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A collection of stories by the award-winning author of Past Continuous and Past Perfect features Israelis on the brink of independence in 1940s Tel Aviv, from a fortune-seeking poulterer, to a refugee on the run from his creditors, to a ribald nude model.
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Yaakov Shabtai (1934-1981) is the author of novels, plays, short stories, and a children's book. He was awarded the 1986 Kenneth B. Smilen Literary Award, and in 1999 the Tel Aviv Municipality named a street after him in a new district of the city.From Publishers Weekly:
At their best, the stories in this collection by Shabtai (1934–1981) are masterful, ironically drawn character studies evoking the Israeli frontier spirit under the British mandate while capturing the shift from old world religiosity to new world secularism. Originally published in Hebrew in 1972, the collection is bookended by two linked stories chronicling the deaths of the narrator's grandparents and with them the loss of Jewish traditions. In "Adoshem," the narrator skips bar mitzvah classes despite his fear of his grandfather, an ancient, dour man wont "to break into the prayers which poured through his thin lips as indifferently as falling grain." With "Departure," Shabtai lovingly catalogues a grandmother's meager possessions: "She lived with her belongings in great economy and intimacy, reserving to each its proper place and time and use, like objects in the performance of a rite." Several other linked stories feature the narrator's uncles, energetic men in the grip of ideals and passions (Zionism, communism, socialism, entrepreneurialism). Uncle Shmuel moves his family to a farming collective and sinks his assets into "semi-automatic henhouses." Uncle Fink juggles four women and embezzles money to build a circus. In the title story, Uncle Peretz devotes himself to the Party and a tortured love affair. Though there are several weaker stories, this oblique chronicle of Israel's inception warrants its place in the Hebrew literary canon.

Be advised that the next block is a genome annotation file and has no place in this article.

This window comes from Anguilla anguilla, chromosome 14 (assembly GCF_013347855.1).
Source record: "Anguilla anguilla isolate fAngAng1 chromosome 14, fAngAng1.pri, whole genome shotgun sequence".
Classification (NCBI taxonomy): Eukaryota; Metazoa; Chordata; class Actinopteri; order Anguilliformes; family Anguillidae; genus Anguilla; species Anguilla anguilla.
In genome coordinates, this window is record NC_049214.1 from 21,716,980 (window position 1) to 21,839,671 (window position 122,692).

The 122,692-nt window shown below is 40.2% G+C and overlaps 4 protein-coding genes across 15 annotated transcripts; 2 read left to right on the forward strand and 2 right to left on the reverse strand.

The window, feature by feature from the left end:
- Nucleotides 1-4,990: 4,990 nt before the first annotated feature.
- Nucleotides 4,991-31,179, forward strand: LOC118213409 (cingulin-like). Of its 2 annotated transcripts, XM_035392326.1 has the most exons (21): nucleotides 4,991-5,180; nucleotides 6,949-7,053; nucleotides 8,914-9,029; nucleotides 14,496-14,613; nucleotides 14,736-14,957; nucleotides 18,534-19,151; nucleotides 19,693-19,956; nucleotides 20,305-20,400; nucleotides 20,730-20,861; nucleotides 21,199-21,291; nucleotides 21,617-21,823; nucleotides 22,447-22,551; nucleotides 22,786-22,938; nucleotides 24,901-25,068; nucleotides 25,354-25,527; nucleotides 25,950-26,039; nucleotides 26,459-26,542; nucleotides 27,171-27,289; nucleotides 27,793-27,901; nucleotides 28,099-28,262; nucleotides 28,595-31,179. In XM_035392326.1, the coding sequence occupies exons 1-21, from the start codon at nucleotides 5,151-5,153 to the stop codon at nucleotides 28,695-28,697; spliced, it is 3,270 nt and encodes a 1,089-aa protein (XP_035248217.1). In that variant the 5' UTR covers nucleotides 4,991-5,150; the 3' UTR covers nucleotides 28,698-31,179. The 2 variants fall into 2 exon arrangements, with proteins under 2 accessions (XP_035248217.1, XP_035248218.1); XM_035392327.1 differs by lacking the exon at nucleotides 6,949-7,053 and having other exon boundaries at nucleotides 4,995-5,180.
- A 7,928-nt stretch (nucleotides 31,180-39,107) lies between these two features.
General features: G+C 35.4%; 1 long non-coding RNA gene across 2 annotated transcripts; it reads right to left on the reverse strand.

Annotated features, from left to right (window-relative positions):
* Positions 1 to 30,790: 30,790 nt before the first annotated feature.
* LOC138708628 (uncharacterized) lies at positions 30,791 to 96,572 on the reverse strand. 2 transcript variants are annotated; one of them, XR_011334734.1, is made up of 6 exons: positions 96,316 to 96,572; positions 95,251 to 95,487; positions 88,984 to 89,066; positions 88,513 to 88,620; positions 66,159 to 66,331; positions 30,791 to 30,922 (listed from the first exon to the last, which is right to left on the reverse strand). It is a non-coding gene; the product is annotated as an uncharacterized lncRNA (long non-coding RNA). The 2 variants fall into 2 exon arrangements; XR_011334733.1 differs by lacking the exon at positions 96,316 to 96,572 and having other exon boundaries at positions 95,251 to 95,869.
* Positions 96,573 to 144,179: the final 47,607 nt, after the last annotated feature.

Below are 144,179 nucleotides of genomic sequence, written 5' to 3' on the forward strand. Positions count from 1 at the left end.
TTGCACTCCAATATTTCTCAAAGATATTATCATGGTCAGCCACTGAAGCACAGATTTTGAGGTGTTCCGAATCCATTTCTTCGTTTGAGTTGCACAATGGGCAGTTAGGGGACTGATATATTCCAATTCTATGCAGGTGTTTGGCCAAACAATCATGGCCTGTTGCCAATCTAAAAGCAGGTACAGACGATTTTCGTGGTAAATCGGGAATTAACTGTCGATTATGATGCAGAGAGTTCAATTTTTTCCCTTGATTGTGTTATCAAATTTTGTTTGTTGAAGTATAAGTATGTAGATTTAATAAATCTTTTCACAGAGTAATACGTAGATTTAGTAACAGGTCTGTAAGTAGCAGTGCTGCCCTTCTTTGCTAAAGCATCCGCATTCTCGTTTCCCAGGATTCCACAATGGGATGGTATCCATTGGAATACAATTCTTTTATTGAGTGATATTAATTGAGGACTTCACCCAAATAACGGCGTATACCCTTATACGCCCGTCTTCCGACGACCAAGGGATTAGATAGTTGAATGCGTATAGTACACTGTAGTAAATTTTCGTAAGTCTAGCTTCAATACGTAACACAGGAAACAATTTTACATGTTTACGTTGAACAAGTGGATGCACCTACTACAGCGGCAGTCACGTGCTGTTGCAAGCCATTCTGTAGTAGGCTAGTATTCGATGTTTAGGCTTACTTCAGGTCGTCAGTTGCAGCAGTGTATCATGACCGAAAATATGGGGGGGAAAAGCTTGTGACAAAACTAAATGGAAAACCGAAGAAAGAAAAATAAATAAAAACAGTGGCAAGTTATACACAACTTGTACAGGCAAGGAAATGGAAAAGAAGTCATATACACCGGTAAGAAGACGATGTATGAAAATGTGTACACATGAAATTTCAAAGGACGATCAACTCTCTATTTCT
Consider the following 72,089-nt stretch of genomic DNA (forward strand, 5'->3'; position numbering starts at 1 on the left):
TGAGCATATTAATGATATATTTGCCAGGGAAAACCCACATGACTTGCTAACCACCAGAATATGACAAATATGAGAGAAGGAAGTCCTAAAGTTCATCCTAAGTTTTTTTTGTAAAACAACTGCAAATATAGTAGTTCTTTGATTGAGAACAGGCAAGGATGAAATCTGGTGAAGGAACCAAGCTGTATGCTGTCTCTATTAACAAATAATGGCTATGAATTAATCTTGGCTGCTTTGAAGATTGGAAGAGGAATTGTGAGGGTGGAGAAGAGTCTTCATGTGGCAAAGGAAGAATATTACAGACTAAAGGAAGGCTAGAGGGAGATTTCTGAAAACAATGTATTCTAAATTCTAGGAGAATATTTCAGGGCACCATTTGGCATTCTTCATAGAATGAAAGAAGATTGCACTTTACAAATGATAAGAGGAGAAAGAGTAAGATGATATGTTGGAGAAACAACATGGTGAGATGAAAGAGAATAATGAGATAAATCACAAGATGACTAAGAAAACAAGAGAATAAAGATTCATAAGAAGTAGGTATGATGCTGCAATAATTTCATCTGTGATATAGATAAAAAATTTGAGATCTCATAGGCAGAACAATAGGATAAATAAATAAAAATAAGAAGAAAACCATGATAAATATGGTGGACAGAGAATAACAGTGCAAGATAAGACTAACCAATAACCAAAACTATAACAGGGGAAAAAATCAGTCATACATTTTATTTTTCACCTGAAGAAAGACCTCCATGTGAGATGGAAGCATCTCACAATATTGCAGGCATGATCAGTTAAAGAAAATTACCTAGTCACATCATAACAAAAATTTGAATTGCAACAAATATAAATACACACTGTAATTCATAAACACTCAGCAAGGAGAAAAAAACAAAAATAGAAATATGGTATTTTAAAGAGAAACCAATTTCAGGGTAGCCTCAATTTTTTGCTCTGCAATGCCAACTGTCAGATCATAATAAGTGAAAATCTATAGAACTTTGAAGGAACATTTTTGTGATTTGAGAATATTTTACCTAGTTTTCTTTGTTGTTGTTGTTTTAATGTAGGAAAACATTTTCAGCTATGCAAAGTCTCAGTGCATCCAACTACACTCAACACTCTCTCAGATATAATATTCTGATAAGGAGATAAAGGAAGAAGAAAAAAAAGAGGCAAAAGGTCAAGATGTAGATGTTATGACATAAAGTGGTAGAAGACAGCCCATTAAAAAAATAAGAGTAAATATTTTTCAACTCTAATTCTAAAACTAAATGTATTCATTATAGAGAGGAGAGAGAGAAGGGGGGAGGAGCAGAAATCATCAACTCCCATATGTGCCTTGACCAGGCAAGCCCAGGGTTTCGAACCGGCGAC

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Book Description Overlook Hardcover, 2004. Hardcover. Condition: New. Seller Inventory # DADAX1585673404
Book Description Penguin Putnam Inc, United States, 2004. Hardback. Condition: New. Language: English . This book usually ship within 10-15 business days and we will endeavor to dispatch orders quicker than this where possible. Brand New Book. With the publication of his Past Continuous in 1983, Yaakov Shabtai assumed a place of eminence in the canon of modern Jewish literature. Alan Lelchuk, in the New York Times, acclaimed its portrait of contemporary Israeli society as the most prodigious (and probably most realistic) in Hebrew fiction. In Uncle Peretz Takes Off, the first collection of Shabtai s short fiction in English, a magnificent gallery of comic and idiosyncratic characters give Tel Aviv of the 1940s an unpredictable frontier quality. Shabtai portrays a society of individualists and schemers in search of redemption: Uncle Shmuel tries to make his fortune as a poulterer; Uncle Pinek, a born swindler, ends his days as a refugee in Monaco fleeing his creditors; the uncontrollably ribald Tamara Bell, who poses naked for artists, causes adolescent boys in the neighborhood small, excruciating flickers of desire. With unparalleled lyricism and humanity, Shabtai s stories embody the comedy, energy, and tragedy of the early years of the Zionist enterprise. Seller Inventory # BTE9781585673407
Book Description The Overlook Press, 2004. Condition: New. book. Seller Inventory # M1585673404
Book Description The Overlook Press. Hardcover. Condition: New. 1585673404 New Condition. Seller Inventory # NEW7.0699359